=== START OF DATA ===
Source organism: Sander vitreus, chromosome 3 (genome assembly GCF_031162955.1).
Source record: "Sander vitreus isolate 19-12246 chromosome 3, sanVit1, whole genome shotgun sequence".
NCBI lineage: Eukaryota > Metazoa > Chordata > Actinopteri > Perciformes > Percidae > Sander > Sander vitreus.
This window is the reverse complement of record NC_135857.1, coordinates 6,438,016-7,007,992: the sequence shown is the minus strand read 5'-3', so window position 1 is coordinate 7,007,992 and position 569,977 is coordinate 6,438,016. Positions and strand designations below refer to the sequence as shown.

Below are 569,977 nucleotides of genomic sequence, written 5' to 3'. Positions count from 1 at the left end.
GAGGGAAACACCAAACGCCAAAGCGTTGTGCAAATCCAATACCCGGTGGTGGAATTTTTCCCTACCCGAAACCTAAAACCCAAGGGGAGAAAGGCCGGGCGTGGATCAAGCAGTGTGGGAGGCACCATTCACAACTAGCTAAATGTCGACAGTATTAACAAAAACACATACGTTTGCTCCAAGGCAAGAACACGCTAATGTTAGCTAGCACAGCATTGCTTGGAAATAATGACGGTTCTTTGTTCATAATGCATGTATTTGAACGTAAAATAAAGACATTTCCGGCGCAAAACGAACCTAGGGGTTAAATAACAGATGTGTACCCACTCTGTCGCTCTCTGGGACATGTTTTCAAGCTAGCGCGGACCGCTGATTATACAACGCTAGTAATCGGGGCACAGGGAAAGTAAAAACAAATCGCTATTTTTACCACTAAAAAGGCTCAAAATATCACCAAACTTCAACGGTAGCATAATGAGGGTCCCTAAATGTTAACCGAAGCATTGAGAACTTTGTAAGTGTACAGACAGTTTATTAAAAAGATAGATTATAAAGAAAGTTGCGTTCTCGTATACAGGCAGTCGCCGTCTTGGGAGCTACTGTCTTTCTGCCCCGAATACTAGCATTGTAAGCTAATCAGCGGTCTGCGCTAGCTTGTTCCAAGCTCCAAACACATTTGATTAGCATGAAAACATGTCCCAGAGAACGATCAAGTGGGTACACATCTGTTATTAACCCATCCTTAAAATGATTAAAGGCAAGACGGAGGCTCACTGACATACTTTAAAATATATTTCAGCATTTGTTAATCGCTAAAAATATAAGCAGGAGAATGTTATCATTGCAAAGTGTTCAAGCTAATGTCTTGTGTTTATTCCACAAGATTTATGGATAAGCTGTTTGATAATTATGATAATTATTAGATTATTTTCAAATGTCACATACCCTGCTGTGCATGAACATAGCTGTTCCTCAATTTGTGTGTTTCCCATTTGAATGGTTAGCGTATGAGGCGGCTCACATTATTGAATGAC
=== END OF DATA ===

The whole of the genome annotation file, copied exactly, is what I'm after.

Source organism: Sander vitreus, chromosome 3 (genome assembly GCF_031162955.1).
Source record: "Sander vitreus isolate 19-12246 chromosome 3, sanVit1, whole genome shotgun sequence".
NCBI lineage: Eukaryota > Metazoa > Chordata > Actinopteri > Perciformes > Percidae > Sander > Sander vitreus.
This window is the reverse complement of record NC_135857.1, coordinates 6,438,016-7,007,992: the sequence shown is the minus strand read 5'-3', so window position 1 is coordinate 7,007,992 and position 569,977 is coordinate 6,438,016. Positions and strand designations below refer to the sequence as shown.

Below are 569,977 nucleotides of genomic sequence, written 5' to 3'. Positions count from 1 at the left end.
GAGGGAAACACCAAACGCCAAAGCGTTGTGCAAATCCAATACCCGGTGGTGGAATTTTTCCCTACCCGAAACCTAAAACCCAAGGGGAGAAAGGCCGGGCGTGGATCAAGCAGTGTGGGAGGCACCATTCACAACTAGCTAAATGTCGACAGTATTAACAAAAACACATACGTTTGCTCCAAGGCAAGAACACGCTAATGTTAGCTAGCACAGCATTGCTTGGAAATAATGACGGTTCTTTGTTCATAATGCATGTATTTGAACGTAAAATAAAGACATTTCCGGCGCAAAACGAACCTAGGGGTTAAATAACAGATGTGTACCCACTCTGTCGCTCTCTGGGACATGTTTTCAAGCTAGCGCGGACCGCTGATTATACAACGCTAGTAATCGGGGCACAGGGAAAGTAAAAACAAATCGCTATTTTTACCACTAAAAAGGCTCAAAATATCACCAAACTTCAACGGTAGCATAATGAGGGTCCCTAAATGTTAACCGAAGCATTGAGAACTTTGTAAGTGTACAGACAGTTTATTAAAAAGATAGATTATAAAGAAAGTTGCGTTCTCGTATACAGGCAGTCGCCGTCTTGGGAGCTACTGTCTTTCTGCCCCGAATACTAGCATTGTAAGCTAATCAGCGGTCTGCGCTAGCTTGTTCCAAGCTCCAAACACATTTGATTAGCATGAAAACATGTCCCAGAGAACGATCAAGTGGGTACACATCTGTTATTAACCCATCCTTAAAATGATTAAAGGCAAGACGGAGGCTCACTGACATACTTTAAAATATATTTCAGCATTTGTTAATCGCTAAAAATATAAGCAGGAGAATGTTATCATTGCAAAGTGTTCAAGCTAATGTCTTGTGTTTATTCCACAAGATTTATGGATAAGCTGTTTGATAATTATGATAATTATTAGATTATTTTCAAATGTCACATACCCTGCTGTGCATGAACATAGCTGTTCCTCAATTTGTGTGTTTCCCATTTGAATGGTTAGCGTATGAGGCGGCTCACATTATTGAATGAC